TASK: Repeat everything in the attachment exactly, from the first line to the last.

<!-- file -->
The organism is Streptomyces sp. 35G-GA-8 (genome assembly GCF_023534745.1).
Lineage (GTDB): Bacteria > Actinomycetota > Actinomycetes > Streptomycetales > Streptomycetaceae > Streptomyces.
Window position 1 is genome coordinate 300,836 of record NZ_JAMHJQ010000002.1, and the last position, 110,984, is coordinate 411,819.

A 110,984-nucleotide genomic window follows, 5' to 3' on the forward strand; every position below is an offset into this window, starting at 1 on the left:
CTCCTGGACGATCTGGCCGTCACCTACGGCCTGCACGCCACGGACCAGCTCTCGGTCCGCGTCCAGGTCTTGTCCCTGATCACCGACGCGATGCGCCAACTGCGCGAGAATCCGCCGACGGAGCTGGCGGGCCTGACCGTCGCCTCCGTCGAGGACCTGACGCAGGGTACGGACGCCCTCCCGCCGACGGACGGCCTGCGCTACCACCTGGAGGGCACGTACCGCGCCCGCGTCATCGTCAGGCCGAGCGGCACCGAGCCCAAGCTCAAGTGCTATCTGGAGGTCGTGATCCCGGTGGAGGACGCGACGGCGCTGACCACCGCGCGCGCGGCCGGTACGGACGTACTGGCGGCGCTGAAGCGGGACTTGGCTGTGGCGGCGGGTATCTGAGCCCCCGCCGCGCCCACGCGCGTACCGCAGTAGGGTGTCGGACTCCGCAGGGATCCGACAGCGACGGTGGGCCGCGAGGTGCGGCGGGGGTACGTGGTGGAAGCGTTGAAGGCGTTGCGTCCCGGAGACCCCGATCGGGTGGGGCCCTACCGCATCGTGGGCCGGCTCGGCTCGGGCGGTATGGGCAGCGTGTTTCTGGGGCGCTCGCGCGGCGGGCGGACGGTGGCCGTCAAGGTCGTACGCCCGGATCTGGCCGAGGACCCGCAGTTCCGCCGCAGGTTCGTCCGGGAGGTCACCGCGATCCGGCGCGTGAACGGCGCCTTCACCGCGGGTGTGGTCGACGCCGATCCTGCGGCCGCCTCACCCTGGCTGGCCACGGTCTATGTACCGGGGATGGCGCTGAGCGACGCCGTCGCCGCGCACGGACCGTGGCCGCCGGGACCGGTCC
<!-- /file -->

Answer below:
The organism is Streptomyces sp. 35G-GA-8 (genome assembly GCF_023534745.1).
Lineage (GTDB): Bacteria > Actinomycetota > Actinomycetes > Streptomycetales > Streptomycetaceae > Streptomyces.
Window position 1 is genome coordinate 300,836 of record NZ_JAMHJQ010000002.1, and the last position, 110,984, is coordinate 411,819.

A 110,984-nucleotide genomic window follows, 5' to 3' on the forward strand; every position below is an offset into this window, starting at 1 on the left:
CTCCTGGACGATCTGGCCGTCACCTACGGCCTGCACGCCACGGACCAGCTCTCGGTCCGCGTCCAGGTCTTGTCCCTGATCACCGACGCGATGCGCCAACTGCGCGAGAATCCGCCGACGGAGCTGGCGGGCCTGACCGTCGCCTCCGTCGAGGACCTGACGCAGGGTACGGACGCCCTCCCGCCGACGGACGGCCTGCGCTACCACCTGGAGGGCACGTACCGCGCCCGCGTCATCGTCAGGCCGAGCGGCACCGAGCCCAAGCTCAAGTGCTATCTGGAGGTCGTGATCCCGGTGGAGGACGCGACGGCGCTGACCACCGCGCGCGCGGCCGGTACGGACGTACTGGCGGCGCTGAAGCGGGACTTGGCTGTGGCGGCGGGTATCTGAGCCCCCGCCGCGCCCACGCGCGTACCGCAGTAGGGTGTCGGACTCCGCAGGGATCCGACAGCGACGGTGGGCCGCGAGGTGCGGCGGGGGTACGTGGTGGAAGCGTTGAAGGCGTTGCGTCCCGGAGACCCCGATCGGGTGGGGCCCTACCGCATCGTGGGCCGGCTCGGCTCGGGCGGTATGGGCAGCGTGTTTCTGGGGCGCTCGCGCGGCGGGCGGACGGTGGCCGTCAAGGTCGTACGCCCGGATCTGGCCGAGGACCCGCAGTTCCGCCGCAGGTTCGTCCGGGAGGTCACCGCGATCCGGCGCGTGAACGGCGCCTTCACCGCGGGTGTGGTCGACGCCGATCCTGCGGCCGCCTCACCCTGGCTGGCCACGGTCTATGTACCGGGGATGGCGCTGAGCGACGCCGTCGCCGCGCACGGACCGTGGCCGCCGGGACCGGTCC